This attribute may be omitted (as of HTML5) to create a placeholder link. A placeholder link resembles a traditional hyperlink, but does not lead anywhere.

Here is basic JavaScript code to set and remove the href attribute:

/* 
 * Use your preferred method of targeting a link
 *
 * document.getElementById('MyLink');
 * document.querySelector('.link-class');
 * document.querySelector('[href="https://unfetteredthoughts.net"]');
 */
// "Disable" link by removing the href property
link.href = '';
// Enable link by setting the href property
link.href = 'https://unfetteredthoughts.net';

Styling this via CSS is also pretty straightforward:

a {
  /* Disabled link styles */
}
a:link, a:visited { /* or a[href] */
  /* Enabled link styles */
}

That’s all you need to do!

That’s not enough, I want something more complex so that I can look smarter!

If you just absolutely have to over-engineer some extreme solution, here are some things to consider. Hopefully, you will take heed and recognize that what I am about to show you is not worth the effort.

First, we need to style our link so that it looks disabled.

.isDisabled {
  color: currentColor;
  cursor: not-allowed;
  opacity: 0.5;
  text-decoration: none;
}
<a class="isDisabled" href="https://unfetteredthoughts.net">Disabled Link</a>

Setting color to currentColor should reset the font color back to your normal, non-link text color. I am also setting the mouse cursor to not-allowed to display a nice indicator on hover that the normal action is not allowed. Already, we have left out non-mouse users that can’t hover, mainly touch and keyboard, so they won’t get this indication. Next the opacity is cut to half. According to WCAG, disabled elements do not need to meet color contrast guidelines. I think this is very risky since it’s basically plain text at this point, and dropping the opacity in half would make it very hard to read for users with low-vision, another reason I hate this. Lastly, the text decoration underline is removed as this is usually the best indicator something is a link. Now this looks like a disabled link!

But it’s not really disabled! A user can still click/tap on this link. I hear you screaming about pointer-events.

.isDisabled {
  ...
  pointer-events: none;
}

Ok, we are done! Disabled link accomplished! Except, it’s only really disabled for mouse users clicking and touch users tapping. What about browsers that don’t support pointer-events? According to caniuse, this is not supported for Opera Mini and IE<11. IE11 and Edge actually don't support pointer-events unless display is set to block or inline-block. Also, setting pointer-events to none overwrites our nice not-allowed cursor, so now mouse users will not get that additional visual indication that the link is disabled. This is already starting to fall apart. Now we have to change our markup and CSS…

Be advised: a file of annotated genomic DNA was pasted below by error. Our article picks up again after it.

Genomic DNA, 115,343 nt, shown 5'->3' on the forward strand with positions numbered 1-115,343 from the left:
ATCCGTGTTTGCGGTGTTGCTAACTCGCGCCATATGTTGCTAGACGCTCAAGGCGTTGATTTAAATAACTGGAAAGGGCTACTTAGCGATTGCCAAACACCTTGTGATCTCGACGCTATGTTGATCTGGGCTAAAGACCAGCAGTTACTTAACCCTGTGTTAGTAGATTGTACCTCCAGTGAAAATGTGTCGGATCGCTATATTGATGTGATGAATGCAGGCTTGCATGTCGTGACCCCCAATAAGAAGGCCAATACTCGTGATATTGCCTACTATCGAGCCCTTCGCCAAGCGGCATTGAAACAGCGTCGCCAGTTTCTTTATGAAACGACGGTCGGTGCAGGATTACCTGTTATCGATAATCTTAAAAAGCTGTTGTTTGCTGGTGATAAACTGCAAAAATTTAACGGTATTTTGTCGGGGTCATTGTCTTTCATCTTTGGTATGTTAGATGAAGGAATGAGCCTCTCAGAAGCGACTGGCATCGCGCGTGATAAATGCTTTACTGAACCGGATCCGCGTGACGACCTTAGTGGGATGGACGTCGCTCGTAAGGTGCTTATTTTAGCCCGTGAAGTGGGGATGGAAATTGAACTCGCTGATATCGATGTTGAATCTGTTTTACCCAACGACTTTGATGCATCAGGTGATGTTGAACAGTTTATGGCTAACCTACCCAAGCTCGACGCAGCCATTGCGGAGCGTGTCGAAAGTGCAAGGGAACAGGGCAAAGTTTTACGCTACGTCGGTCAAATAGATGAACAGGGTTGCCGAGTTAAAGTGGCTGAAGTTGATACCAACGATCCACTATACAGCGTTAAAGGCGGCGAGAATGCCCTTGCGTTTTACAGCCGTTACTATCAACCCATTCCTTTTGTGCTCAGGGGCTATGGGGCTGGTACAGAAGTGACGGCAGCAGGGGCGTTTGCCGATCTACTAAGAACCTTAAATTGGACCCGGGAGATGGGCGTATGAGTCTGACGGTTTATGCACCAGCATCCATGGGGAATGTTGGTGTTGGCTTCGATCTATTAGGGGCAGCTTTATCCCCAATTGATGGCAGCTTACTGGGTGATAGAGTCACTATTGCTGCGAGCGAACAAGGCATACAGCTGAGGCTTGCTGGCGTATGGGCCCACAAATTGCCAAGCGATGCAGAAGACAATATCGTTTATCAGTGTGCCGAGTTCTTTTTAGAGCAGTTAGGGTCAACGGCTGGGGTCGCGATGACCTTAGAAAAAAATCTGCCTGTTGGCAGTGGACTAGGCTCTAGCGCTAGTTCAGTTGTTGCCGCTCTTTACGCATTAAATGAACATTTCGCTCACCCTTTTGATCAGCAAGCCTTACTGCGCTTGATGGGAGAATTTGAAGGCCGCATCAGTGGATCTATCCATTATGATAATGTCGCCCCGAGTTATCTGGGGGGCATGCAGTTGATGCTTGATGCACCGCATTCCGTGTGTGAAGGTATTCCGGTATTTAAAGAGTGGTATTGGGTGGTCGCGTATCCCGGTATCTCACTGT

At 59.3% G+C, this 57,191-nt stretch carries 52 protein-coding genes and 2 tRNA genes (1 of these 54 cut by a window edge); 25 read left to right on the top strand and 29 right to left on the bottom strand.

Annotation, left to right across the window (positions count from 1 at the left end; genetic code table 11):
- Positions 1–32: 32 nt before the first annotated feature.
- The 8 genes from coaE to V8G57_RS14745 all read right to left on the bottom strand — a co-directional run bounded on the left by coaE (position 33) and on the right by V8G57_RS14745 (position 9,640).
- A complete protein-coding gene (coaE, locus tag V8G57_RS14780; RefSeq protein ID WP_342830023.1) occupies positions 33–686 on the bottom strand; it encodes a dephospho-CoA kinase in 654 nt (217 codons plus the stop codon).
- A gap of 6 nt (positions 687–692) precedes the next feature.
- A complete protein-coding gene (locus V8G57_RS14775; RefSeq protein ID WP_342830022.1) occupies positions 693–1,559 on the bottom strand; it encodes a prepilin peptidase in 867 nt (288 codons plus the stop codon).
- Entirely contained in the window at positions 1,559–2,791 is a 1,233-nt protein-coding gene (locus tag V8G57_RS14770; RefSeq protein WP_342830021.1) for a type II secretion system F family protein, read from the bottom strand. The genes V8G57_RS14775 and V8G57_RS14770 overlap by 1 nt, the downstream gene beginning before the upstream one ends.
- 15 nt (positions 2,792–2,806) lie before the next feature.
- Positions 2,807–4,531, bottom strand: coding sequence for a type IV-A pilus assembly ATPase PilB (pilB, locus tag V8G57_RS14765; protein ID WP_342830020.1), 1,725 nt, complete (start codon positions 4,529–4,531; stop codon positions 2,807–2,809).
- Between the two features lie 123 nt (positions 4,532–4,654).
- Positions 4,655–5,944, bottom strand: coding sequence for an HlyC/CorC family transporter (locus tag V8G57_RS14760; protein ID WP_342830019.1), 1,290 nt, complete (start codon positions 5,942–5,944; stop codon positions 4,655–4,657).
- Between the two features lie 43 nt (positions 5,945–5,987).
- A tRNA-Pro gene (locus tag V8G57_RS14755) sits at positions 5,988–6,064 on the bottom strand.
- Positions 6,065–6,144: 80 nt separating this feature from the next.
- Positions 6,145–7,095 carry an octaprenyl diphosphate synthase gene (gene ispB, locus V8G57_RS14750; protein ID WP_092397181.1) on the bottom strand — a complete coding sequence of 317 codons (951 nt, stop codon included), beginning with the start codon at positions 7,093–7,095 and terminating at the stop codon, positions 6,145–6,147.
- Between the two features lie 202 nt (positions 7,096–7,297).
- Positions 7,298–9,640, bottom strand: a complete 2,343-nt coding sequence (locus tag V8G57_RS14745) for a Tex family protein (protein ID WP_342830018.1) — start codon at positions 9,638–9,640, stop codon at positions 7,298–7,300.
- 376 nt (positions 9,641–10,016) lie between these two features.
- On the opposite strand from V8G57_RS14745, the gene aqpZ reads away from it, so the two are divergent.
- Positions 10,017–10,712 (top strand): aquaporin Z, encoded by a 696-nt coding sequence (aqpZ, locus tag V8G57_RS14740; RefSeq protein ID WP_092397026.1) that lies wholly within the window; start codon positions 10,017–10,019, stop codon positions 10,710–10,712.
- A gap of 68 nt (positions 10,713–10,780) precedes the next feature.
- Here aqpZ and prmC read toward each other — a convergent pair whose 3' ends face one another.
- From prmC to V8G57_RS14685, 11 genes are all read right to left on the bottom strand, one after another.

.isDisabled {
  cursor: not-allowed;
  opacity: 0.5;
}
.isDisabled > a {
  color: currentColor;
  display: inline-block;  /* For IE11/ MS Edge bug */
  pointer-events: none;
  text-decoration: none;
}
<span class="isDisabled"><a href="https://unfetteredthoughts.net">Disabled Link</a></span>

Wrapping the link in a <span> and adding the isDisabled class gives us half of our disabled visual style. A nice side-affect here is that the disabled class is now generic and can be used on other elements, like buttons and form elements. The actual anchor tag now has the pointer-events and text-decoration set to none.

What about keyboard users? Keyboard users will use the ENTER key to activate links. pointer-events are only for pointers, there is no keyboard-events. We also need to prevent activation for older browsers that don’t support pointer-events. Now we have to introduce some JavaScript.

Bring in the JavaScript

// After using preferred method to target link
link.addEventListener('click', function (event) {
  if (this.parentElement.classList.contains('isDisabled')) {
    event.preventDefault();
  }
});

Now our link looks disabled and does not respond to activation via clicks, taps, and the ENTER key. But we are still not done! Screen reader users have no way of knowing that this link is disabled. We need to describe this link as being disabled. The disabled attribute is not valid on links, but we can use aria-disabled="true".

<span class="isDisabled"><a href="https://unfetteredthoughts.net" aria-disabled="true">Disabled Link</a></span>

Now I am going to take this opportunity to style the link based on the aria-disabled attribute. I like using ARIA attributes as hooks for CSS because having improperly styled elements is an indicator that important accessibility is missing.

.isDisabled {
  cursor: not-allowed;
  opacity: 0.5;
}
a[aria-disabled="true"] {
  color: currentColor;
  display: inline-block;  /* For IE11/ MS Edge bug */
  pointer-events: none;
  text-decoration: none;
}

Now our links look disabled, act disabled, and are described as disabled.